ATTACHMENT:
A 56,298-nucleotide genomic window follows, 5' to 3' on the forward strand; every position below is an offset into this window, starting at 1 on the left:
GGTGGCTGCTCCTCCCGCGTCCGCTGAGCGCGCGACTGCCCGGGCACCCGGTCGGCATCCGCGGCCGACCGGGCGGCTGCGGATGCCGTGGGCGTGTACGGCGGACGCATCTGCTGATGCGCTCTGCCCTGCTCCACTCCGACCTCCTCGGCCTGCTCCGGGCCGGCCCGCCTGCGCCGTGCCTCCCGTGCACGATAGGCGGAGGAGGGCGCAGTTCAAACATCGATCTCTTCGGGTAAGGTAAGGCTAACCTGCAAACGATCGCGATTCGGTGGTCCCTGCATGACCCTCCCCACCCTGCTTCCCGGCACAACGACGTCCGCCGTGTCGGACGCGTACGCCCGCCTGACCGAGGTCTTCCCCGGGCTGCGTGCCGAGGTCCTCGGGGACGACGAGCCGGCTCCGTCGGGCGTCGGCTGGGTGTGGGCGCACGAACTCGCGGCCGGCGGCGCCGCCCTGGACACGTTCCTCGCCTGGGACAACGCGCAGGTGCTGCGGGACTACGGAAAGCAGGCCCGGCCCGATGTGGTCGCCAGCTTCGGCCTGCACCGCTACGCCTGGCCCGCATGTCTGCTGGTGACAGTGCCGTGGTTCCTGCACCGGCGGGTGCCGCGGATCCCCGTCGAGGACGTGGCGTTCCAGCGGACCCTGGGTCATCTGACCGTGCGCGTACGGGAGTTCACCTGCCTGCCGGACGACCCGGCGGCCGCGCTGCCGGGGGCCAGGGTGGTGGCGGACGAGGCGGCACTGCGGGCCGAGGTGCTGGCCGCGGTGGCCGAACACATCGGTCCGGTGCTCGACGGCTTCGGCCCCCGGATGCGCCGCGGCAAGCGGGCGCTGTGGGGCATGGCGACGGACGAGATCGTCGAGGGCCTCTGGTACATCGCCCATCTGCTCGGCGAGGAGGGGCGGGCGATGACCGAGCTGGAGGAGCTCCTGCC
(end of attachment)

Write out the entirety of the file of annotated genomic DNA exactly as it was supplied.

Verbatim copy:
A 56,298-nucleotide genomic window follows, 5' to 3' on the forward strand; every position below is an offset into this window, starting at 1 on the left:
GGTGGCTGCTCCTCCCGCGTCCGCTGAGCGCGCGACTGCCCGGGCACCCGGTCGGCATCCGCGGCCGACCGGGCGGCTGCGGATGCCGTGGGCGTGTACGGCGGACGCATCTGCTGATGCGCTCTGCCCTGCTCCACTCCGACCTCCTCGGCCTGCTCCGGGCCGGCCCGCCTGCGCCGTGCCTCCCGTGCACGATAGGCGGAGGAGGGCGCAGTTCAAACATCGATCTCTTCGGGTAAGGTAAGGCTAACCTGCAAACGATCGCGATTCGGTGGTCCCTGCATGACCCTCCCCACCCTGCTTCCCGGCACAACGACGTCCGCCGTGTCGGACGCGTACGCCCGCCTGACCGAGGTCTTCCCCGGGCTGCGTGCCGAGGTCCTCGGGGACGACGAGCCGGCTCCGTCGGGCGTCGGCTGGGTGTGGGCGCACGAACTCGCGGCCGGCGGCGCCGCCCTGGACACGTTCCTCGCCTGGGACAACGCGCAGGTGCTGCGGGACTACGGAAAGCAGGCCCGGCCCGATGTGGTCGCCAGCTTCGGCCTGCACCGCTACGCCTGGCCCGCATGTCTGCTGGTGACAGTGCCGTGGTTCCTGCACCGGCGGGTGCCGCGGATCCCCGTCGAGGACGTGGCGTTCCAGCGGACCCTGGGTCATCTGACCGTGCGCGTACGGGAGTTCACCTGCCTGCCGGACGACCCGGCGGCCGCGCTGCCGGGGGCCAGGGTGGTGGCGGACGAGGCGGCACTGCGGGCCGAGGTGCTGGCCGCGGTGGCCGAACACATCGGTCCGGTGCTCGACGGCTTCGGCCCCCGGATGCGCCGCGGCAAGCGGGCGCTGTGGGGCATGGCGACGGACGAGATCGTCGAGGGCCTCTGGTACATCGCCCATCTGCTCGGCGAGGAGGGGCGGGCGATGACCGAGCTGGAGGAGCTCCTGCC